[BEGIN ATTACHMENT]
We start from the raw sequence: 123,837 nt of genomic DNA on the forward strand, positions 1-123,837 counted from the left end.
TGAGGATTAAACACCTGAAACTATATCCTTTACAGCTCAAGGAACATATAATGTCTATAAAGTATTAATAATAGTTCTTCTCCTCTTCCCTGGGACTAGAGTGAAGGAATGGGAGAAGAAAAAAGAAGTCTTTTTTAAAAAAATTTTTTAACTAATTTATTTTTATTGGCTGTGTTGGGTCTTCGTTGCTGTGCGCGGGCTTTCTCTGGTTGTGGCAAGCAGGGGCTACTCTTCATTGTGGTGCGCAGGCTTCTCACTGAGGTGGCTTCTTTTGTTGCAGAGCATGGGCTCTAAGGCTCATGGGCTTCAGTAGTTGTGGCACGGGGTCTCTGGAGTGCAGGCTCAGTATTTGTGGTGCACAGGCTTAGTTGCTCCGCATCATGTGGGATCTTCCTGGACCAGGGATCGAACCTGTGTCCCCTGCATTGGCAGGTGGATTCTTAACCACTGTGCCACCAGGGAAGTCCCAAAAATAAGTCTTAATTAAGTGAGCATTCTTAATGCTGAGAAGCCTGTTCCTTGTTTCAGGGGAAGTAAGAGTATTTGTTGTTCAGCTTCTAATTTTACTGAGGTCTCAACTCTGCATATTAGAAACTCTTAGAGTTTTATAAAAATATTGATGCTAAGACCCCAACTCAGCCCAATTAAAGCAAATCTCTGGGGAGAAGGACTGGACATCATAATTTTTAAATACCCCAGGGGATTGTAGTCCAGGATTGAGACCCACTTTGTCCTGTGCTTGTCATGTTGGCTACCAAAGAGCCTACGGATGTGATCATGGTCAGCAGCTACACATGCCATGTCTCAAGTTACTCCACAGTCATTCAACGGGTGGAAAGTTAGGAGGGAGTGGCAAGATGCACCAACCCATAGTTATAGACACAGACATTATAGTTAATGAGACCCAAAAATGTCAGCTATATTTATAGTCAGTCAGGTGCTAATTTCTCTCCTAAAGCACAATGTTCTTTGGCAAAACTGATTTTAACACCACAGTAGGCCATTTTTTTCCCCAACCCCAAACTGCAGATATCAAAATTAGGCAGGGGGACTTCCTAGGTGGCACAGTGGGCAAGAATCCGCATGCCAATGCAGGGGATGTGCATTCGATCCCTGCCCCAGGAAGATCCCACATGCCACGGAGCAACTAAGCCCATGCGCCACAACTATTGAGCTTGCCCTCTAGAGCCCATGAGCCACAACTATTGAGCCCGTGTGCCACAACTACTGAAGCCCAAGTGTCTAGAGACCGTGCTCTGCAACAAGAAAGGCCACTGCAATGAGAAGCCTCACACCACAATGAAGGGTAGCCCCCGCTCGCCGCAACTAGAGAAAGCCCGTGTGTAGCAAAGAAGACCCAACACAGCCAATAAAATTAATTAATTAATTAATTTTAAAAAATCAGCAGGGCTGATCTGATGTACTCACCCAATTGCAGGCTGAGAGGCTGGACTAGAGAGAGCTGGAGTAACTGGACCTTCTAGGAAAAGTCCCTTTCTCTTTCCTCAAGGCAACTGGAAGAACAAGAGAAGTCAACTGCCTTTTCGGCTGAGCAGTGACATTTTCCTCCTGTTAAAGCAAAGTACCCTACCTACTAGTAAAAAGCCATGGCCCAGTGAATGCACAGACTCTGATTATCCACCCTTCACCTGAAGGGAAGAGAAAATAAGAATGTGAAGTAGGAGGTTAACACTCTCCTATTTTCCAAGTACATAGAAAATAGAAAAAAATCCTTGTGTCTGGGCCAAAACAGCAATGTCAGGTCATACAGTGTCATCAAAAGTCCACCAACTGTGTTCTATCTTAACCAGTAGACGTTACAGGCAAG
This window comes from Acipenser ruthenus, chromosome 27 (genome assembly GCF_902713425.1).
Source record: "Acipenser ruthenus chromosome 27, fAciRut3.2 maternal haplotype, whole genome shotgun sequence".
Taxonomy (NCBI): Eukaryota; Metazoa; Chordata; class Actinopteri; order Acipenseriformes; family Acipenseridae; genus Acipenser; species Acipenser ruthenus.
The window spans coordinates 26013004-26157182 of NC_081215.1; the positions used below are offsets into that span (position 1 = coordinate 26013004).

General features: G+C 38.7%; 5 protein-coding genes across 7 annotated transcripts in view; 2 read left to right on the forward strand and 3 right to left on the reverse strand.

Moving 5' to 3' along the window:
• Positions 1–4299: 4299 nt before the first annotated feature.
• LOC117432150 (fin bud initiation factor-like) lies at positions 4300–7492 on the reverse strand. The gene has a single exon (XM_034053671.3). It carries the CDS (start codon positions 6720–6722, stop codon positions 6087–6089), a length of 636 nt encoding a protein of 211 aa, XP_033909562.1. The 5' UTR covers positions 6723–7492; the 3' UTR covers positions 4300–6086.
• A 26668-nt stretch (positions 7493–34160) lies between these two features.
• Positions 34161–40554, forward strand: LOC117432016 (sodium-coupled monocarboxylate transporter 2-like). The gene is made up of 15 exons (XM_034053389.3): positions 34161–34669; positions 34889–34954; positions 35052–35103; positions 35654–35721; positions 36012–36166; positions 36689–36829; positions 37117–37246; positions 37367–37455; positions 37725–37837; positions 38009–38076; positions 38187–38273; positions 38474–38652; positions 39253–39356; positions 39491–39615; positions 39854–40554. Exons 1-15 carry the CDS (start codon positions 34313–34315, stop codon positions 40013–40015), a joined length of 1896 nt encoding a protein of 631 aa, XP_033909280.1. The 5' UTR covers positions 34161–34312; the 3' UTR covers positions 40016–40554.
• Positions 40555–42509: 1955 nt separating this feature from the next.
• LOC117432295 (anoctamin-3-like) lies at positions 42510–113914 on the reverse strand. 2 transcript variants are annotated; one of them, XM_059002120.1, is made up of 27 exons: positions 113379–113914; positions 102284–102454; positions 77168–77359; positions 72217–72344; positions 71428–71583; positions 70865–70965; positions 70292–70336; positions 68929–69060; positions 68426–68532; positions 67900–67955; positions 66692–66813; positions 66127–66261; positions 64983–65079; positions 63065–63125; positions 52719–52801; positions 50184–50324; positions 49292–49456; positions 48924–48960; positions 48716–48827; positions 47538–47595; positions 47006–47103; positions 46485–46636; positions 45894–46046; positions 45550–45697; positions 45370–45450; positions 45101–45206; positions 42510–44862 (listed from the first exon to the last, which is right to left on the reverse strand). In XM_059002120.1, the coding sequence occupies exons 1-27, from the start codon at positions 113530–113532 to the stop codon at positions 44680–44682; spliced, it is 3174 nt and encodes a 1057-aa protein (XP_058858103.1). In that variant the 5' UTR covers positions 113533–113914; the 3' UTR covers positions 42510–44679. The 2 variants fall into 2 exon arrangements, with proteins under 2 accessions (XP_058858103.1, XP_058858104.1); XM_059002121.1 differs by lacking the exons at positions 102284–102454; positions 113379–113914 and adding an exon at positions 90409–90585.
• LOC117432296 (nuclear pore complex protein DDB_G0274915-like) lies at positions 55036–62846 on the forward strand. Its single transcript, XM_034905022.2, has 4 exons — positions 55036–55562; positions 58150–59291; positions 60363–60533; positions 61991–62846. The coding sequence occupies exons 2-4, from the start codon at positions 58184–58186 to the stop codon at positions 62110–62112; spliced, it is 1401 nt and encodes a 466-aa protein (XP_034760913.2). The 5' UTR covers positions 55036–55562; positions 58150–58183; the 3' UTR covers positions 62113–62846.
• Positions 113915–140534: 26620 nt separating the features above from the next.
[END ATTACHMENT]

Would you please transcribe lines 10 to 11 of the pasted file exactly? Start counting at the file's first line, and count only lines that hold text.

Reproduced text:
• LOC117432150 (fin bud initiation factor-like) lies at positions 4300–7492 on the reverse strand. The gene has a single exon (XM_034053671.3). It carries the CDS (start codon positions 6720–6722, stop codon positions 6087–6089), a length of 636 nt encoding a protein of 211 aa, XP_033909562.1. The 5' UTR covers positions 6723–7492; the 3' UTR covers positions 4300–6086.
• A 26668-nt stretch (positions 7493–34160) lies between these two features.